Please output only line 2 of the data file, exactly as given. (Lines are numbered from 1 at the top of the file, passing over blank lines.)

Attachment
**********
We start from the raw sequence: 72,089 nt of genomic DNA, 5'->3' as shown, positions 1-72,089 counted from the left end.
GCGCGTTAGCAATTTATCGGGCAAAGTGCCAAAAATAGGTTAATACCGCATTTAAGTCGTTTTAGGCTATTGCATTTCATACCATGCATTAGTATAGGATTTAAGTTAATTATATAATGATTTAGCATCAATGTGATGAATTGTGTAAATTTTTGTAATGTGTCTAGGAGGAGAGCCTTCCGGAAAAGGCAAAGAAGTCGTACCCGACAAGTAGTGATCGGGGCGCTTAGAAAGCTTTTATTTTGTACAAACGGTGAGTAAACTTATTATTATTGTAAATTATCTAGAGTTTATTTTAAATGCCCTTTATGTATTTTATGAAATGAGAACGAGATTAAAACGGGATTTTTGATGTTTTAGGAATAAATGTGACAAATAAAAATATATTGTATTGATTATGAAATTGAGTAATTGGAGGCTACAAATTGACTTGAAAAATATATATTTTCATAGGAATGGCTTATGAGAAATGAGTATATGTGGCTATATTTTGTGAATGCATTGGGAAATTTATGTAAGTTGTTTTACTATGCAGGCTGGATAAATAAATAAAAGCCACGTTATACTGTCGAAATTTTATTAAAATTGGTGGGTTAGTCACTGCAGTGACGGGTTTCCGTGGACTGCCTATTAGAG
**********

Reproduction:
GCGCGTTAGCAATTTATCGGGCAAAGTGCCAAAAATAGGTTAATACCGCATTTAAGTCGTTTTAGGCTATTGCATTTCATACCATGCATTAGTATAGGATTTAAGTTAATTATATAATGATTTAGCATCAATGTGATGAATTGTGTAAATTTTTGTAATGTGTCTAGGAGGAGAGCCTTCCGGAAAAGGCAAAGAAGTCGTACCCGACAAGTAGTGATCGGGGCGCTTAGAAAGCTTTTATTTTGTACAAACGGTGAGTAAACTTATTATTATTGTAAATTATCTAGAGTTTATTTTAAATGCCCTTTATGTATTTTATGAAATGAGAACGAGATTAAAACGGGATTTTTGATGTTTTAGGAATAAATGTGACAAATAAAAATATATTGTATTGATTATGAAATTGAGTAATTGGAGGCTACAAATTGACTTGAAAAATATATATTTTCATAGGAATGGCTTATGAGAAATGAGTATATGTGGCTATATTTTGTGAATGCATTGGGAAATTTATGTAAGTTGTTTTACTATGCAGGCTGGATAAATAAATAAAAGCCACGTTATACTGTCGAAATTTTATTAAAATTGGTGGGTTAGTCACTGCAGTGACGGGTTTCCGTGGACTGCCTATTAGAG